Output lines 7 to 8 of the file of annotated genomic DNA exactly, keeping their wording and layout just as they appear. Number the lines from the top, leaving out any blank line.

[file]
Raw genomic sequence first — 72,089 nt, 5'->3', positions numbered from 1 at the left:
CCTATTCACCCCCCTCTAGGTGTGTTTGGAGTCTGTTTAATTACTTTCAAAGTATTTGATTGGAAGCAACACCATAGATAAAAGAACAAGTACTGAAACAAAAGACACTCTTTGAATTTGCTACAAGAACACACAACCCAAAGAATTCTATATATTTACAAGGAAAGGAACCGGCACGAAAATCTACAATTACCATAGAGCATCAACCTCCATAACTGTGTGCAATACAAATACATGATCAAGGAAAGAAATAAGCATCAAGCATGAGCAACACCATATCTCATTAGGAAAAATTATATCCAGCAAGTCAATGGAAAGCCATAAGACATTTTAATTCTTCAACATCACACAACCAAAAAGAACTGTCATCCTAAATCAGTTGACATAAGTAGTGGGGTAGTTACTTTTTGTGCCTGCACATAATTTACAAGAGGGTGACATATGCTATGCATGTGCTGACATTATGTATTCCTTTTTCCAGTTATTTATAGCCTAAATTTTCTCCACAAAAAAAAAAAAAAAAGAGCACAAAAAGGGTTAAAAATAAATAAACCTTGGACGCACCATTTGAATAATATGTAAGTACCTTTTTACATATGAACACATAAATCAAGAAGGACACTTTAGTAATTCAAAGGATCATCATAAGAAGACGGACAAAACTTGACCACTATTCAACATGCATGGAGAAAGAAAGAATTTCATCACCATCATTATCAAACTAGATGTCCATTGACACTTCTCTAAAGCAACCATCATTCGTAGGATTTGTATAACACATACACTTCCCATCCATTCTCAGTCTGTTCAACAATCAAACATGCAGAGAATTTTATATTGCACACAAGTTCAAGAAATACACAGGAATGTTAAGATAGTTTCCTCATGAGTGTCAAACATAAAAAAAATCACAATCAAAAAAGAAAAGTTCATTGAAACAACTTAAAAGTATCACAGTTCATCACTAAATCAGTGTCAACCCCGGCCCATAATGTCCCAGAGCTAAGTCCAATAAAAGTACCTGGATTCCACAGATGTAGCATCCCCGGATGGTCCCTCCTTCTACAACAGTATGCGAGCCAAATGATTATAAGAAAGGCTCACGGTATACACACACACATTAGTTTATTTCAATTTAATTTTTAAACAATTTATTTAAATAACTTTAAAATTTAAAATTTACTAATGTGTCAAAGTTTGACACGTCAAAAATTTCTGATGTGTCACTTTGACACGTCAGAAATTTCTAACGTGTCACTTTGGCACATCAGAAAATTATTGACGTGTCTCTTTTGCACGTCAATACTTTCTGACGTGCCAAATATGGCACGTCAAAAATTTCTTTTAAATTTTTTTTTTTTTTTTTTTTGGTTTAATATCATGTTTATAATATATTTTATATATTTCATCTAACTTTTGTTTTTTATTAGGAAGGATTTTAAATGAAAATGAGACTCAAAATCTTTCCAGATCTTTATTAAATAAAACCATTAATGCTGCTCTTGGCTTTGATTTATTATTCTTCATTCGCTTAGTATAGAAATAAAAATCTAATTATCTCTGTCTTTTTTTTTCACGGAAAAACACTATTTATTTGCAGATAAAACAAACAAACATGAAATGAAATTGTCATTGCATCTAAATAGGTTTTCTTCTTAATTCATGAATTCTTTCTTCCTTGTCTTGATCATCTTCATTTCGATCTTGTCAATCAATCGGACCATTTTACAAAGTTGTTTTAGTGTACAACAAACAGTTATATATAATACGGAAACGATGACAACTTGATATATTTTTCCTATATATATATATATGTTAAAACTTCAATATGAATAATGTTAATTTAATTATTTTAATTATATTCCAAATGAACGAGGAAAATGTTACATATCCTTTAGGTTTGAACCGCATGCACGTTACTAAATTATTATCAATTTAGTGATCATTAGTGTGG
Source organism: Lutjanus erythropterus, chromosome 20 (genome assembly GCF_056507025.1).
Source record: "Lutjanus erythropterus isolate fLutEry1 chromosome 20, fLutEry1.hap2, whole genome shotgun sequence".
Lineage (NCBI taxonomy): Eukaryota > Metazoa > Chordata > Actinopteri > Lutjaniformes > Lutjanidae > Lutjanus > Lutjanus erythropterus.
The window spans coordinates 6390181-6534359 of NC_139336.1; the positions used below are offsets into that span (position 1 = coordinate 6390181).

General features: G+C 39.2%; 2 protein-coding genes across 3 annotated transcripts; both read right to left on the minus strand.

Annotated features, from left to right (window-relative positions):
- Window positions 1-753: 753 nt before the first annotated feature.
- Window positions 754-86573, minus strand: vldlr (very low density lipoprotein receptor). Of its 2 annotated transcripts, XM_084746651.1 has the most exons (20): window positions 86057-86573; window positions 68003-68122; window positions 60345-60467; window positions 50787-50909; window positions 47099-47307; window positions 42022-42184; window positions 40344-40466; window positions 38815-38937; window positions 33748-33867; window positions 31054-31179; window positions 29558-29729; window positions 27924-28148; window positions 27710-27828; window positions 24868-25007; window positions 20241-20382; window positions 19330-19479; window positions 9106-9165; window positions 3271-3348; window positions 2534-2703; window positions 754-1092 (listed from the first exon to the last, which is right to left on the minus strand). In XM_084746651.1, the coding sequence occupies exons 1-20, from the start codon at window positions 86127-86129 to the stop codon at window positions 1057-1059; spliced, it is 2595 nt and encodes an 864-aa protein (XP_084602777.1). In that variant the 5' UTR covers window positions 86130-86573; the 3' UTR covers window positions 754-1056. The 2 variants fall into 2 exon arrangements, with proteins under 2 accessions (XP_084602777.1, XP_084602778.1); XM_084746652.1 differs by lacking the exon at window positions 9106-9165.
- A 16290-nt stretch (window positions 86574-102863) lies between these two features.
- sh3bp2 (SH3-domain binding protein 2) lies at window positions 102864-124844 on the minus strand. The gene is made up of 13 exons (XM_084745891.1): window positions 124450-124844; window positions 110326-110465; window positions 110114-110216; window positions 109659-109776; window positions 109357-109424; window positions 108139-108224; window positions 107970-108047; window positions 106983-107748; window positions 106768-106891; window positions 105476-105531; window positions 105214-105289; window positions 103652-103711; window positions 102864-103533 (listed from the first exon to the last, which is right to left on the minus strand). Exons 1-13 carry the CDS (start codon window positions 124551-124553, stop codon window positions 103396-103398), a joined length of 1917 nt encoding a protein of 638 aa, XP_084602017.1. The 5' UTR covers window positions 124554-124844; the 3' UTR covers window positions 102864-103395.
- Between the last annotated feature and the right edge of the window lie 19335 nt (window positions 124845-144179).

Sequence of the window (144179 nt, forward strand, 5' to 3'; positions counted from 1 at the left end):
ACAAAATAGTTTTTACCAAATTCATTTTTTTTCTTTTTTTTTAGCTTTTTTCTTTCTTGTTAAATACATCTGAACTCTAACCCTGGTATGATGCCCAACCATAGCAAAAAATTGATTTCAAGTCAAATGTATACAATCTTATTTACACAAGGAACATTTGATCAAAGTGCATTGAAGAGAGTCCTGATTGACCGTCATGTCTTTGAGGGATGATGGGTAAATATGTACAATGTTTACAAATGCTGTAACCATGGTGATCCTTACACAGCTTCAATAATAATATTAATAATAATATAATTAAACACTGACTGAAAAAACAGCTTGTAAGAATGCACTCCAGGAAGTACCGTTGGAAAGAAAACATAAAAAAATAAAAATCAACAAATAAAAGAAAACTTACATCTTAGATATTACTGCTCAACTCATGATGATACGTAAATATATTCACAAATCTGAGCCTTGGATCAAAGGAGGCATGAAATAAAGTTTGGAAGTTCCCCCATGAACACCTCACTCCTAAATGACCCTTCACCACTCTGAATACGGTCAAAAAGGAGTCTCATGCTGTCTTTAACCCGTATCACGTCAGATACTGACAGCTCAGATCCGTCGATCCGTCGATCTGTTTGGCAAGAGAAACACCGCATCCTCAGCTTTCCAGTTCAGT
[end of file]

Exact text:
General features: G+C 39.2%; 2 protein-coding genes across 3 annotated transcripts; both read right to left on the minus strand.

Annotated features, from left to right (window-relative positions):